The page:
June 2013 Update: Since the time of this posting, this restaurant has closed. I will, however, keep this post active since it describes how to avoid gluten at an Asian restaurant. All-You-Can-Eat Sushi is a rare find, but if anyone can recommend another sushi buffet in the Triangle Area, please feel free to pass it along to the rest of us!
Also, I continue to carry individual packets of San-J Wheat-Free Organic Tamari Soy Sauce (ordered from Amazon) in my purse and have found them handy not only when having sushi, but when dining on other gluten-free items that could use a little extra quick-fix umami-ness.
Where: Grand Asia Buffet, 7371 Six Forks Rd., Raleigh, NC 27615
GF Menu: No.
What I ate: All-You-Can-Eat Lunch Buffet
How to order it: Let the server know what you would like to drink. Visit the buffet in the middle of the restaurant.
When enjoying Asian food, GF diners should be careful about Soy Sauce. Many entrees are sauteed in soy sauce or soy sauce is served for dipping. If you read the label on soy sauce, wheat is usually listed as the second or third ingredient. The bottled soy sauce on the tables at Grand Asia contained wheat at the time of this posting. Fortunately, I had brought my own packets of San-J Wheat-Free Organic Tamari Soy Sauce. You can find this brand at Whole Foods and other local health food stores.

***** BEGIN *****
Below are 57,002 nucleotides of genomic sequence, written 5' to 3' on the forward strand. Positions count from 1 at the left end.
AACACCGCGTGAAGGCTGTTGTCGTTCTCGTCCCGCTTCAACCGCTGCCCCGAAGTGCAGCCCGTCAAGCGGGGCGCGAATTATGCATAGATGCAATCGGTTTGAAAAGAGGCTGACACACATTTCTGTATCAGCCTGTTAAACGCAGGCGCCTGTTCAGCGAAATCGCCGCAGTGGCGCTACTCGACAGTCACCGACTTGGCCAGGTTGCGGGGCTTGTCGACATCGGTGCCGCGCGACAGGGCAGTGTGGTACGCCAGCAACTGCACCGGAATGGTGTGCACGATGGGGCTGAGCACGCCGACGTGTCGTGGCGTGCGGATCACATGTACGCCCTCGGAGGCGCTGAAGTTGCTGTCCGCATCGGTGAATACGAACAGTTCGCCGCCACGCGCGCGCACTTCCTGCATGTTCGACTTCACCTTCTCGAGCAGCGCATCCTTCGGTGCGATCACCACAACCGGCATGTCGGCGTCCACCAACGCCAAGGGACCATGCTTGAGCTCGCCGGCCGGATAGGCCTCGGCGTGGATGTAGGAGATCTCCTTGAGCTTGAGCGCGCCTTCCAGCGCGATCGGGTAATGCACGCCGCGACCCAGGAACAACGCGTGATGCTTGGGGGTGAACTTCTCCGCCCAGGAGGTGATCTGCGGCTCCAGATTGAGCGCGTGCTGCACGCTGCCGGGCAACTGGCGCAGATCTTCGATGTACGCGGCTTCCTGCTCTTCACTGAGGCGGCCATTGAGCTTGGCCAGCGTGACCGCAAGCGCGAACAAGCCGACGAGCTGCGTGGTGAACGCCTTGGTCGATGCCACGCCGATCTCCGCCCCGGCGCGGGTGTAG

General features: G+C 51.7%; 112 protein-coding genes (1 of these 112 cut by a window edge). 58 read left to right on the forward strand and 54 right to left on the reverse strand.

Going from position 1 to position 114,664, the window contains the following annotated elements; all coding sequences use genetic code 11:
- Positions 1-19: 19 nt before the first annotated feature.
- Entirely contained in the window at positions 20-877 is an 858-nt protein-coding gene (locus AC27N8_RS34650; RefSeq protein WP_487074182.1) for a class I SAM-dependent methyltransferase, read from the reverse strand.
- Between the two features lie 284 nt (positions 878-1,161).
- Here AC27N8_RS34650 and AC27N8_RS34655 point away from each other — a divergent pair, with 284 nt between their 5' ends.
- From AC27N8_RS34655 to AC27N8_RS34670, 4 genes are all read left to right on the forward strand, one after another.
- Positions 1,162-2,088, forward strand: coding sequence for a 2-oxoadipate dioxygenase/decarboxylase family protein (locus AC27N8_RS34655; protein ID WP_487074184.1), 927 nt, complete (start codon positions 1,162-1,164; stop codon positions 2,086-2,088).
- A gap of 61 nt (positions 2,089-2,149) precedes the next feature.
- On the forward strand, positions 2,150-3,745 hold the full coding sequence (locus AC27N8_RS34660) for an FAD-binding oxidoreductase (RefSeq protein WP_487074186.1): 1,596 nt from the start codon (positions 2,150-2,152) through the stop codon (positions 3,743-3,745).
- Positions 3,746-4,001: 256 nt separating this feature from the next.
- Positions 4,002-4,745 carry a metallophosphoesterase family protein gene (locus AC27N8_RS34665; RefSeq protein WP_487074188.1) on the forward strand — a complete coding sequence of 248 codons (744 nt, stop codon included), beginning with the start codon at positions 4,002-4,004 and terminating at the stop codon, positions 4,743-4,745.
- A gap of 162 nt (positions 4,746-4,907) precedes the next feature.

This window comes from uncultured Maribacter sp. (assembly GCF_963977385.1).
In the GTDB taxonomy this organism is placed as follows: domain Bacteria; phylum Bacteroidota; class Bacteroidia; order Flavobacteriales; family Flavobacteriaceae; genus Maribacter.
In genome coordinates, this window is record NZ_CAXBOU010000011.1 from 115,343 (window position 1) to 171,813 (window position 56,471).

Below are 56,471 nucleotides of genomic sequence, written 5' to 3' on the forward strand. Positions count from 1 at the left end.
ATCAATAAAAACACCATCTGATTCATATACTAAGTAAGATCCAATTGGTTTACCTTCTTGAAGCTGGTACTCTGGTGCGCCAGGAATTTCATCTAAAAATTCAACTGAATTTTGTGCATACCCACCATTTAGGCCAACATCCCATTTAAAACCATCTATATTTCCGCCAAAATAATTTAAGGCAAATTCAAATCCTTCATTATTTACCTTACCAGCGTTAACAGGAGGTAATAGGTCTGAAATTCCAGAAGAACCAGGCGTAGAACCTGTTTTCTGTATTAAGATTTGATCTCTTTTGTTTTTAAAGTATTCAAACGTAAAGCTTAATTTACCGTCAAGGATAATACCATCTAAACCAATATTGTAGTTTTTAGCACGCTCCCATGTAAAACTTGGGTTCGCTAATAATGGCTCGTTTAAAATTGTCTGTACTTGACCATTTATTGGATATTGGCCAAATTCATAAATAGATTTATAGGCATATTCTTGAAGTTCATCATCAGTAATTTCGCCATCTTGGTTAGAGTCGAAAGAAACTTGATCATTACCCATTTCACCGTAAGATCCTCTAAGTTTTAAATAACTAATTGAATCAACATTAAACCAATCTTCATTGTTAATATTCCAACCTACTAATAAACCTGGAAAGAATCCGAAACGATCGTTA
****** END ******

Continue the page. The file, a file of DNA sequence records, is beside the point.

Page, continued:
Things to eat:
- Sushi & California Rolls (only those without tempura batter, tamago (sweet egg), or crab sticks in them)
- Some sauteed vegetables and seafood (if you can determine they were not sauteed in soy sauce)
Things to avoid: Fried items such as dumplings, tempura, and many of the desserts. Exercise caution with anything that may have been stir-fried in soy sauce.
What it looks like:
This was the first of many plates I filled with edamame, ginger, sushi, and california rolls. Each time I visit the Grand Asia Buffet, the sushi has been consistently well-stocked, fresh, and delicious. Since this is a popular destination for families and groups during both lunch and dinner, the sushi is replenished frequently by the tireless sushi chefs.
Add a bowl of fried plantains to your meal, as shown above, for an exquisite warm dessert. My handy Food Lover’s Companion (Barron’s Cooking Guide) notes that plantains (aka the “cooking banana”) “…are high in carbohydrates and low in protein and fats; they’re also rich in potassium and vitamin C.”
Green Note: If you would like to educate yourself on sustainable seafood, the Monterey Bay Aquarium website offers a downloadable Pocket Guide to ocean-friendly fish on the Sustainable Seafood Watch.